OpenFOAM guide/Input and Output operations using dictionaries and the IOobject class

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Many input/output operations are performed in OpenFOAM using the IOobject class, which is described in its header file as follows:

IOobject defines the attributes of an object for which implicit objectRegistry management is supported, and provides the infrastructure for performing stream I/O. An IOobject is constructed with an object name, a class name, an instance path, a reference to a objectRegistry, and parameters determining its storage status.

Contents

1 IOobject constructors

The constructor of an IOobject may have two forms:

  • Construct from name, instance, registry and IO options
 
IOobject  	
(  
    const word &   	 	name,
    const word &  		instance,
    const objectRegistry &  	registry,
    readOption  		r = NO_READ,
    writeOption  		w = NO_WRITE,
    bool  			registerObject = true
)
  • Construct from name, instance, local, registry and IO options
 
IOobject  	
(
    const word &   	 	name,
    const word &  		instance,
    const fileName &  		local,
    const objectRegistry &  	registry,
    readOption  		r = NO_READ,
    writeOption  		w = NO_WRITE,
    bool  			registerObject = true
)

While reading the two previous code snippets, remember that word inherits string, from which fileName is also derived. Moreover, both Time and polyMesh inherit objectRegistry. As a consequence fvMesh, inheriting polyMesh, indirectly inherits objectRegistry too. For further information, see the IOobject class reference.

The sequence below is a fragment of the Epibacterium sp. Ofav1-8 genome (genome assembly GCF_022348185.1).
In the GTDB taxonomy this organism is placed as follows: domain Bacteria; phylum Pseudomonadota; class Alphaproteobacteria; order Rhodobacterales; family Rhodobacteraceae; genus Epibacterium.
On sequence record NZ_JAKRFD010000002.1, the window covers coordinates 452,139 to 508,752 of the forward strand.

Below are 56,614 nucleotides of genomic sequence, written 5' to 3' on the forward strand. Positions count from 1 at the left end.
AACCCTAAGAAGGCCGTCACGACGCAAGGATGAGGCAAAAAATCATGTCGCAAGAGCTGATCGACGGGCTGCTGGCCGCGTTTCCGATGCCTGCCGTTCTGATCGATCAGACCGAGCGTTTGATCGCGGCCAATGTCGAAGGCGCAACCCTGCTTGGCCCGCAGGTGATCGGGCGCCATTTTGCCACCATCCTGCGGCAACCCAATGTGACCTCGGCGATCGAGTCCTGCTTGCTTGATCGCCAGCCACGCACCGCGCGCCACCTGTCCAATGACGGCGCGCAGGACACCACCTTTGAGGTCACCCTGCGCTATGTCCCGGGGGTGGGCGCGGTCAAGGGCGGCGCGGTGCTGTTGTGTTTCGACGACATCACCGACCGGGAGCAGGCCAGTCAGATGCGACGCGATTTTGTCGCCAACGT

2 Read options

Read options, which define what is done on object construction and explicit reads, are:

  • MUST_READ
 The object must be read from Istream on construction. An error message is produced if Istream does not exist or can't be read.
  • READ_IF_PRESENT
 It reads the object from Istream if Istream exists, otherwise doesn't. An error message is produced only if Istream exists but can't be read.
  • NO_READ
 Don't read the object.

3 Write options

Write options, which define what is done on object destruction and explicit writes, are:

  • AUTO_WRITE
 The object is written automatically when requested to by the objectRegistry.
  • NO_WRITE
 The object is not written automatically on destruction, but it can be written explicitly.

4 IOobject and dictionaries

Dictionaries can be read using the IOobject class when they are declared. Usually the readOption for a dictionary is MUST_READ, while the writeOption is NO_WRITE not to overwrite the settings contained in the dictionary. For example, the code required to read the usual transportProperties dictionary is:

 
IOdictionary transportProperties
(
     IOobject
     (
          "transportProperties",
          runTime.constant(),
          mesh,
          IOobject::MUST_READ,
          IOobject::NO_WRITE
     )
);

The first constructor form is adopted in this case, where:

  • "transportProperties" is the name of the file containing the dictionary.
  • runTime.constant(), the instance, gives the position of the dictionary, which is, in this case, contained in the constant directory of the considered case.
  • The objectRegistry is represented by the mesh.

5 IOobject and fields

Similarly to dictionaries, read and write options for a field can be set using the IOobject class. The syntax is almost the same for all kind of field and it is clarified by the following example. If we would like to define a volScalarField called T, saving it at user-defined intervals of time in a file called T, the code is:

 
volScalarField T
(
    IOobject
    (
        "T",
        runTime.timeName(),
        mesh,
        IOobject::MUST_READ,
        IOobject::AUTO_WRITE
    ),
    mesh
);

where:

  • "T" is the name of the file.
  • runTime.timeName() tells OpenFOAM to save the file in a directory called as the current run time.
  • mesh is the objectRegistry.
  • Read and write options are set to MUST_READ and AUTO_WRITE in order to make OpenFOAM read the field and to automatically save it. If reading the field is not required, the MUST_READ option has to be changed into NO_READ.